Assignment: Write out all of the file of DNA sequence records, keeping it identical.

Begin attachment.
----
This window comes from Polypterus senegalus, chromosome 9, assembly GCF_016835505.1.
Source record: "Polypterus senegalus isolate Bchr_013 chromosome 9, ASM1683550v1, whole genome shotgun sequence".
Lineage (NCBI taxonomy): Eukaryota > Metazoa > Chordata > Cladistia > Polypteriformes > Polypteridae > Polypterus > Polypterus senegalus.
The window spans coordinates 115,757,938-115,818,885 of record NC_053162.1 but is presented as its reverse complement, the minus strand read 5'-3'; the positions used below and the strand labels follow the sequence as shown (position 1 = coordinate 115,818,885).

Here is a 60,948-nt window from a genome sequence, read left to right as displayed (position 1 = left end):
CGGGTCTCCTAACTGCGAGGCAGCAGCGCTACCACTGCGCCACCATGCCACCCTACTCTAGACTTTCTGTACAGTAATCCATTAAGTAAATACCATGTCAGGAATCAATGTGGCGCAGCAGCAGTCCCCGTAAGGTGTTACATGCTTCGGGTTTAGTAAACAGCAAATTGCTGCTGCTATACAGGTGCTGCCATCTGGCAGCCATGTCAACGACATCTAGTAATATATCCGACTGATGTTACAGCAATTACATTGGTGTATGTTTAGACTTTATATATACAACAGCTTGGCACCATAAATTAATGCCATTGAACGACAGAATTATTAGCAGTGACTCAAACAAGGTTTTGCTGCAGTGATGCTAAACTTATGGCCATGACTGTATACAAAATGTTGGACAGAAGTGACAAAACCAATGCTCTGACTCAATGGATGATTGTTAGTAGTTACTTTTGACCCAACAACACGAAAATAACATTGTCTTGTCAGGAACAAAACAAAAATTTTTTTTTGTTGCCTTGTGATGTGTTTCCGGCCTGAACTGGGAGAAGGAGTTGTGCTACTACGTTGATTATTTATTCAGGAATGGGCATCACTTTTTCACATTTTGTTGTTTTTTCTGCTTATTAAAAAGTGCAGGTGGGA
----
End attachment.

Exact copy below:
This window comes from Polypterus senegalus, chromosome 9, assembly GCF_016835505.1.
Source record: "Polypterus senegalus isolate Bchr_013 chromosome 9, ASM1683550v1, whole genome shotgun sequence".
Lineage (NCBI taxonomy): Eukaryota > Metazoa > Chordata > Cladistia > Polypteriformes > Polypteridae > Polypterus > Polypterus senegalus.
The window spans coordinates 115,757,938-115,818,885 of record NC_053162.1 but is presented as its reverse complement, the minus strand read 5'-3'; the positions used below and the strand labels follow the sequence as shown (position 1 = coordinate 115,818,885).

Here is a 60,948-nt window from a genome sequence, read left to right as displayed (position 1 = left end):
CGGGTCTCCTAACTGCGAGGCAGCAGCGCTACCACTGCGCCACCATGCCACCCTACTCTAGACTTTCTGTACAGTAATCCATTAAGTAAATACCATGTCAGGAATCAATGTGGCGCAGCAGCAGTCCCCGTAAGGTGTTACATGCTTCGGGTTTAGTAAACAGCAAATTGCTGCTGCTATACAGGTGCTGCCATCTGGCAGCCATGTCAACGACATCTAGTAATATATCCGACTGATGTTACAGCAATTACATTGGTGTATGTTTAGACTTTATATATACAACAGCTTGGCACCATAAATTAATGCCATTGAACGACAGAATTATTAGCAGTGACTCAAACAAGGTTTTGCTGCAGTGATGCTAAACTTATGGCCATGACTGTATACAAAATGTTGGACAGAAGTGACAAAACCAATGCTCTGACTCAATGGATGATTGTTAGTAGTTACTTTTGACCCAACAACACGAAAATAACATTGTCTTGTCAGGAACAAAACAAAAATTTTTTTTTGTTGCCTTGTGATGTGTTTCCGGCCTGAACTGGGAGAAGGAGTTGTGCTACTACGTTGATTATTTATTCAGGAATGGGCATCACTTTTTCACATTTTGTTGTTTTTTCTGCTTATTAAAAAGTGCAGGTGGGA